Birneys were arguably the first
"lightweight" streetcars. They were heralded as safety cars because
of such things as their high-strength stressed-skin metal construction and
design features that included a "dead man" control that brought the car to
a halt if the controller or foot pedal were released.
Birneys were arguably the first "lightweight" streetcars. They were
heralded as safety cars because of such things as their high-strength stressed-skin
metal construction and design features that included a "dead man" control
that brought the car to a halt if the controller or foot pedal were released.
In spite of a wobbling ride and lack of power Birneys were popular for
a time. The public enjoyed new equipment and seemingly renewed transit
company interest in marginal neighborhood lines. Management appreciated
their economy and the reduced headways made by the purchase of more Birneys
than would have been possible with regular cars. Birneys also proved
less of a power drain (they weighed about half what the streetcars that preceeded
them did) and were easier to maintain. Also, they were the first cars
to be designed for one-man operation
Although Portland's Birneys were leased from the Emergency Fleet Corporation
in January of 1919, they were purchased in 1922. They were to be the
only Birneys ever used in Portland. The Birneys were originally meant
as replacements for the old City & Suburban Railway Company
Portland Railway, Light & Power used these old "C&S standards" on
short lines, stubs and as trippers. Thus, the new Birneys were employed
almost exclusively for stub service. The narrow gauge cars were used
on the Willamette Heights, Irvington, 13th
and 16th Street Lines,
with 13th probably being the last line on which they operated. Their
standard gauge twins were used on the Murraymead and Eastmoreland stub lines.
Car #13 is said to have gotten its name in the paper once while working
on the 13th Street Line. Seems it was Friday the 13th
the succession of "13s" struck a reporter as being very unlucky.
The Birneys' color scheme was maroon with gold detailing and natural wood
windows at first (1910s). Some were apparently repainted in gray &
green with a black stripe in the 1930s like the new “Broadway” Master Units.
In the last years (1940s) they were painted maroon with cream livery (by the
'40s only the standard gauge units may have remained in operation).
One Portland Birney survives, albeit in a horribly "remuddled"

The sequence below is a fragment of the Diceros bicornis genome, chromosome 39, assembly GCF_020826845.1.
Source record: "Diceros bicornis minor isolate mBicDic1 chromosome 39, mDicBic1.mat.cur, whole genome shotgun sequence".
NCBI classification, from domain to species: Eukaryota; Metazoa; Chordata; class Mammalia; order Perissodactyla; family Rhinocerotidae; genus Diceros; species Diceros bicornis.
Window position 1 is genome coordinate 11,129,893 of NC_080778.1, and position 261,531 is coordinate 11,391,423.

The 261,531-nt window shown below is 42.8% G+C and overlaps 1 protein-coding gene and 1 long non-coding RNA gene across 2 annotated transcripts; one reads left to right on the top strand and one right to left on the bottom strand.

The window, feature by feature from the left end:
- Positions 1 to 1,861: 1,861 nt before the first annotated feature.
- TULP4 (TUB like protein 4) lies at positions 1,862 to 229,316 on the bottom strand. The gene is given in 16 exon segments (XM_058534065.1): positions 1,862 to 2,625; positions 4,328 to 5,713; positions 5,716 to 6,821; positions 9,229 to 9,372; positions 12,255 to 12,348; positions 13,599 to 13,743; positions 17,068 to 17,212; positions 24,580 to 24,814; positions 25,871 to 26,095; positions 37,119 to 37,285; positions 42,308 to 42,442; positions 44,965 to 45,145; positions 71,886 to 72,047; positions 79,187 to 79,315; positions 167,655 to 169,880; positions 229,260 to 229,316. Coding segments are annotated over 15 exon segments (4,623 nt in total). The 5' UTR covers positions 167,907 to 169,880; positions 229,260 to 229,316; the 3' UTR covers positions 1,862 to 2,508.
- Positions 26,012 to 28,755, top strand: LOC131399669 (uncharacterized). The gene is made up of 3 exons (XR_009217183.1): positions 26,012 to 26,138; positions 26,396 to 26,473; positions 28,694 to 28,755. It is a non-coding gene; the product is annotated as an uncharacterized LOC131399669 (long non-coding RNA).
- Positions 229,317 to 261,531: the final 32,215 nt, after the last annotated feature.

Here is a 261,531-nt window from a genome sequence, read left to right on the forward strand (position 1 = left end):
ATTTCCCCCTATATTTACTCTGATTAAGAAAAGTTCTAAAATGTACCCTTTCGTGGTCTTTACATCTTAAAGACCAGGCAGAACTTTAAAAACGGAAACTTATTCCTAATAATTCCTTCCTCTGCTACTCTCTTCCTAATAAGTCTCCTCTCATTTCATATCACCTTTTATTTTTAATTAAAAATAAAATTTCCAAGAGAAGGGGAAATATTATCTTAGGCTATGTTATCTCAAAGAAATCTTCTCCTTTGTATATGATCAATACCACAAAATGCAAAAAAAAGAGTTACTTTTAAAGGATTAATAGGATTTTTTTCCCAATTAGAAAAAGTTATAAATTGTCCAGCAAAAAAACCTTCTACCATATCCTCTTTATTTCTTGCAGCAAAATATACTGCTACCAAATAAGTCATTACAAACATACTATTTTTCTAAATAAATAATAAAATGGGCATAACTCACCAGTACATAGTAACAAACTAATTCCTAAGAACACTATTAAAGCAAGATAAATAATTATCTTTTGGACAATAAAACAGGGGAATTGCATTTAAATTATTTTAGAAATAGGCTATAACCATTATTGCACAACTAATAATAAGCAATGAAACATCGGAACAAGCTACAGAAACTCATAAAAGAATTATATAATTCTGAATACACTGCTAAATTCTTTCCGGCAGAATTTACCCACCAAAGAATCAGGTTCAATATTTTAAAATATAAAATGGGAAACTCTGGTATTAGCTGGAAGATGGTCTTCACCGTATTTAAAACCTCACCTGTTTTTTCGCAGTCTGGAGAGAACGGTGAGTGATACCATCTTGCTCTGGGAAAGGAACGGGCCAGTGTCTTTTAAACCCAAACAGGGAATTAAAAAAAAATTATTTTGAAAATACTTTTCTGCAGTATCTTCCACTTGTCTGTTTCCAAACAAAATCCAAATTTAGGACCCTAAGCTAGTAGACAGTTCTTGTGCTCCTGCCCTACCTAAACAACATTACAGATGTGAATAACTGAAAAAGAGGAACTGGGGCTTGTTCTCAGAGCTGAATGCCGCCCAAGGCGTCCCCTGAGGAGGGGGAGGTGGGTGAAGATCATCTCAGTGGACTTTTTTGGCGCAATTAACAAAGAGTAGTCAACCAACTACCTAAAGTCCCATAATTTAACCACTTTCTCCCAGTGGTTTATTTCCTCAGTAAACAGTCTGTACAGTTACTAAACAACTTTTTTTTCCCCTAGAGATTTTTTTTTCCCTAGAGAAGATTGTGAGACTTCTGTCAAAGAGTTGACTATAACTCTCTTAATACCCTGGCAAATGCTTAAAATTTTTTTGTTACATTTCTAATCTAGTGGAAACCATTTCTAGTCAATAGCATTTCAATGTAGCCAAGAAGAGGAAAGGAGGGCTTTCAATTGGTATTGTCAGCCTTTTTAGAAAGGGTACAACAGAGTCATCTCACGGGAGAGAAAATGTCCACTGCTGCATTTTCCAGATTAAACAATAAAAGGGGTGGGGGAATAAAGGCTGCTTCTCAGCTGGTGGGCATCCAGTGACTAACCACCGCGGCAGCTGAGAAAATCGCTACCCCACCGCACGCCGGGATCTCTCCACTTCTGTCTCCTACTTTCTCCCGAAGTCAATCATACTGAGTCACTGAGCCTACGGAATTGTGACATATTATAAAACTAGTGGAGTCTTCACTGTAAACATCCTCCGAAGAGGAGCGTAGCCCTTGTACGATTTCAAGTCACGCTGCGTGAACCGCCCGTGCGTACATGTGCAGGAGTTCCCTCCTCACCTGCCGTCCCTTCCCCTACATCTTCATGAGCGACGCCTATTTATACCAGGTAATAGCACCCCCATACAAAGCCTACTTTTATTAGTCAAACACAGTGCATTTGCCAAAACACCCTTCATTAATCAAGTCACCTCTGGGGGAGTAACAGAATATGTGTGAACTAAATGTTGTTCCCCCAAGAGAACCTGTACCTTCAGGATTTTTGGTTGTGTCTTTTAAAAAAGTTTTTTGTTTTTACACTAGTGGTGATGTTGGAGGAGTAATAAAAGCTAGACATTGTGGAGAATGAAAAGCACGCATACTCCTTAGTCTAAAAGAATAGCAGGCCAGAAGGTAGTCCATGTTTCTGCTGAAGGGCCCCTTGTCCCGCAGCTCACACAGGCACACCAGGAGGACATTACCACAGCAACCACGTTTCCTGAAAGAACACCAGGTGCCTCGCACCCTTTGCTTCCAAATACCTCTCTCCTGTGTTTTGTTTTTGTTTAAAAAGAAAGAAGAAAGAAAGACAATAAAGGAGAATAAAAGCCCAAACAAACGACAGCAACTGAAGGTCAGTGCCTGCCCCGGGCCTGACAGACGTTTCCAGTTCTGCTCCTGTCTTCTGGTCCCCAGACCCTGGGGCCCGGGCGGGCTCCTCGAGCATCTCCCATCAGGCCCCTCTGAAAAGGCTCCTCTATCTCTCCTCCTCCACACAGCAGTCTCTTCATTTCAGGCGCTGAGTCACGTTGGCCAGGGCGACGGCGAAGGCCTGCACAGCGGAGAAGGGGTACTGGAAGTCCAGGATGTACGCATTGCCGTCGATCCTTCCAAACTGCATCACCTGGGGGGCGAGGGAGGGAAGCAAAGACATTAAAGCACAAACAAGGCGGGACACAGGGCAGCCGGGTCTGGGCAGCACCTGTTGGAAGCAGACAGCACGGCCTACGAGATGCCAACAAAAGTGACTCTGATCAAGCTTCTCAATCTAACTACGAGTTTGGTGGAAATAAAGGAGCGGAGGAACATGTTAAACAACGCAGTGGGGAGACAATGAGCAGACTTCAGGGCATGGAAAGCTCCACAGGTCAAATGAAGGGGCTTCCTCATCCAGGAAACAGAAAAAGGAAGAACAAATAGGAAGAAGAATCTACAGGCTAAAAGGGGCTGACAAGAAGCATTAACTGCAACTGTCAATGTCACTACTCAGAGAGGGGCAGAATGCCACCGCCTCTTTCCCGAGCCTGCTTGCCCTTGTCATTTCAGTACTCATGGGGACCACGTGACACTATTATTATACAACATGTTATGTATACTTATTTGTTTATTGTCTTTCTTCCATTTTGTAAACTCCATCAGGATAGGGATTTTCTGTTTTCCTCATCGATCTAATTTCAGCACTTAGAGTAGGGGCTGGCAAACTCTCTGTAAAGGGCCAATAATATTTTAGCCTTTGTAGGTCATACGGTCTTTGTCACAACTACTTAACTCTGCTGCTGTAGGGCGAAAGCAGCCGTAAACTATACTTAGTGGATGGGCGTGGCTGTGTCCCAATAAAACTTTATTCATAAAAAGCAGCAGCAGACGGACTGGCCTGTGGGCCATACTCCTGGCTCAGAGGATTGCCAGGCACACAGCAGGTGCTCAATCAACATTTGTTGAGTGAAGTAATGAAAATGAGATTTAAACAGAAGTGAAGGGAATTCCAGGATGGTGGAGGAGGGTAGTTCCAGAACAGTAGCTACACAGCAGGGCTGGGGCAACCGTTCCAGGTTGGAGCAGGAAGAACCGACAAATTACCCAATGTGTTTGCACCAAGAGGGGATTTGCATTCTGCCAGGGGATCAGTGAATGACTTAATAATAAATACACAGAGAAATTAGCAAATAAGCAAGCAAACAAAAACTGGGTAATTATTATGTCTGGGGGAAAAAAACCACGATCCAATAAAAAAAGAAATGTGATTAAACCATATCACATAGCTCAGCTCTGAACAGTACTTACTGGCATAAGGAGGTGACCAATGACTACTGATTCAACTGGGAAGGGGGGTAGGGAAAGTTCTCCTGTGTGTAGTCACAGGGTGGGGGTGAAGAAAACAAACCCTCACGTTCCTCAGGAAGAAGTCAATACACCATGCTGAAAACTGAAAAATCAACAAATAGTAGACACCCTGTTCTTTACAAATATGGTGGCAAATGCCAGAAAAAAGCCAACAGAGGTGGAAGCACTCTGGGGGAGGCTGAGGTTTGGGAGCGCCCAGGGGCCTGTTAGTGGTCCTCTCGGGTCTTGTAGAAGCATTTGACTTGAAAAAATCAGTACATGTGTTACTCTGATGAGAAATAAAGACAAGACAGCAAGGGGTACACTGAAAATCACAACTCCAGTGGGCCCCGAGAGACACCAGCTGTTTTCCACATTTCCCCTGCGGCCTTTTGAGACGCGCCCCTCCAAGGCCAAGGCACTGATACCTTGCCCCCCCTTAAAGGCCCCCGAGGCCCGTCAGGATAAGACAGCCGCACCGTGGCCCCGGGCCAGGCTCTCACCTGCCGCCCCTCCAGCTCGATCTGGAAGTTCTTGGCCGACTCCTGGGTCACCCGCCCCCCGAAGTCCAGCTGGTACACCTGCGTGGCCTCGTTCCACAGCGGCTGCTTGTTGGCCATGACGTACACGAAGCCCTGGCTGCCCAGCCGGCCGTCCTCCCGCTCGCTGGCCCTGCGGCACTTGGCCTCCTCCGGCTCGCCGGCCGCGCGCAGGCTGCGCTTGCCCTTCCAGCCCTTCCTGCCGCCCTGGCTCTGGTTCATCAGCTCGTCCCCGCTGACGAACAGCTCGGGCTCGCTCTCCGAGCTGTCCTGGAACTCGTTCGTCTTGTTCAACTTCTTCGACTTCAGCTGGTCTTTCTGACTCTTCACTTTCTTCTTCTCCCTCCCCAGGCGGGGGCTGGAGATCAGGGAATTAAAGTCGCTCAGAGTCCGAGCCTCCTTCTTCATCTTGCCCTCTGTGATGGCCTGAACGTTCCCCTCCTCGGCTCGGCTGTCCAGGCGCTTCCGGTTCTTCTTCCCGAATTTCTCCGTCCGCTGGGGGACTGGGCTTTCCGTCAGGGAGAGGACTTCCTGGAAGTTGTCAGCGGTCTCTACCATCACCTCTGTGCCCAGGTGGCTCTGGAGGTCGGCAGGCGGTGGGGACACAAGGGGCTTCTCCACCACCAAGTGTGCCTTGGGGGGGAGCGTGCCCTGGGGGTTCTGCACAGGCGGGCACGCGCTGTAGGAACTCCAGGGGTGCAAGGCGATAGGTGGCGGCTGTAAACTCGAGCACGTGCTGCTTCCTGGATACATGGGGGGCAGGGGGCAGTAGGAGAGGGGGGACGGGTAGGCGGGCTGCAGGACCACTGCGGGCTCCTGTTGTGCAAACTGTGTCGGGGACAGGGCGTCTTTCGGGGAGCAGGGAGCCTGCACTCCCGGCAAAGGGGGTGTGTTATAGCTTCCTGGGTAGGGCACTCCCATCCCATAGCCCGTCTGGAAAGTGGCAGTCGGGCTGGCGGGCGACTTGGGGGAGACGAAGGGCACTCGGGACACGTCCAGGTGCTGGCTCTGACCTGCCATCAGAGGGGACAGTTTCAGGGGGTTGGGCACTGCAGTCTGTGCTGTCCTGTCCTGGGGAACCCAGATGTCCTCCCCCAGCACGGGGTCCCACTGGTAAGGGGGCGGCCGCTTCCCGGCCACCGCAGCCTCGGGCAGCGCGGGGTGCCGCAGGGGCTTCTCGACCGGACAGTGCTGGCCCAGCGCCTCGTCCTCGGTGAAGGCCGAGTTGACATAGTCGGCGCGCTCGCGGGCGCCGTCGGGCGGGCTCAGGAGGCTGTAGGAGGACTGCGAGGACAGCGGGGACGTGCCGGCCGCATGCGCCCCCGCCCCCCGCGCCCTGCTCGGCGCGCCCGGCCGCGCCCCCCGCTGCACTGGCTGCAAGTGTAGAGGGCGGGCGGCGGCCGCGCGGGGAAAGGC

way. Paul Class, of Gales Creek Enterprises, restored Car 801 to its
a color close to its original maroon livery and placed it into the original
Old Spaghetti Factory restaurant in downtown Portland in the 1970's as part
of the restaurant chain's theme. Unfortunately, the car was heavily
remodeled in 1983 for placement in the new Old Spaghetti Factory then under
construction in the John's Landing area. The car was repainted to green
and cream and a fake clerestory roof was placed on top! So, although
diners can still sit in the last vestige of Portland's Birney cars, this trolley
bears little resemblance to the originals. It might be best to avert your
eyes from the roof while approaching the car and just enjoy it from the inside
where the Birney ambiance remains.
Two Classes: Two of the Birneys that came with
this lot, as order 1157B, had basically the same specifications and builder's
date, but were standard gauge. Originally numbered 801& 802, they
were assigned numbers following the rest of their class (24 & 25) after
the arrival of the Broadways in 1932 (which took the 800 series numbers).
Retirement: 1933 = 9-10, 14; 1936 = 5; 1938 = 801 (24)
; 1941 = 1-4, 6-8, 11-13, 15-23 & 802 (25). This last bunch
all went on September 18 according to company records.
Technical Notes: Car's 801-02 were renumbered
24-5 on April 30, 1932. Mechanical rear doors (operated from the front)
were installed in the following cars on October 4, 1926: 1-9,11-12, 15-21
& 23. Car 23 was not planned for this installation, but was damaged
in a collision in July, 1926, so they were added during rebuilding. The only
cars never to receive these doors were 13 & 25. Car #14 was listed
as unserviceable in 1928, but as can be seen, it was officially retired in
1933 (probably moldered in storage for several years).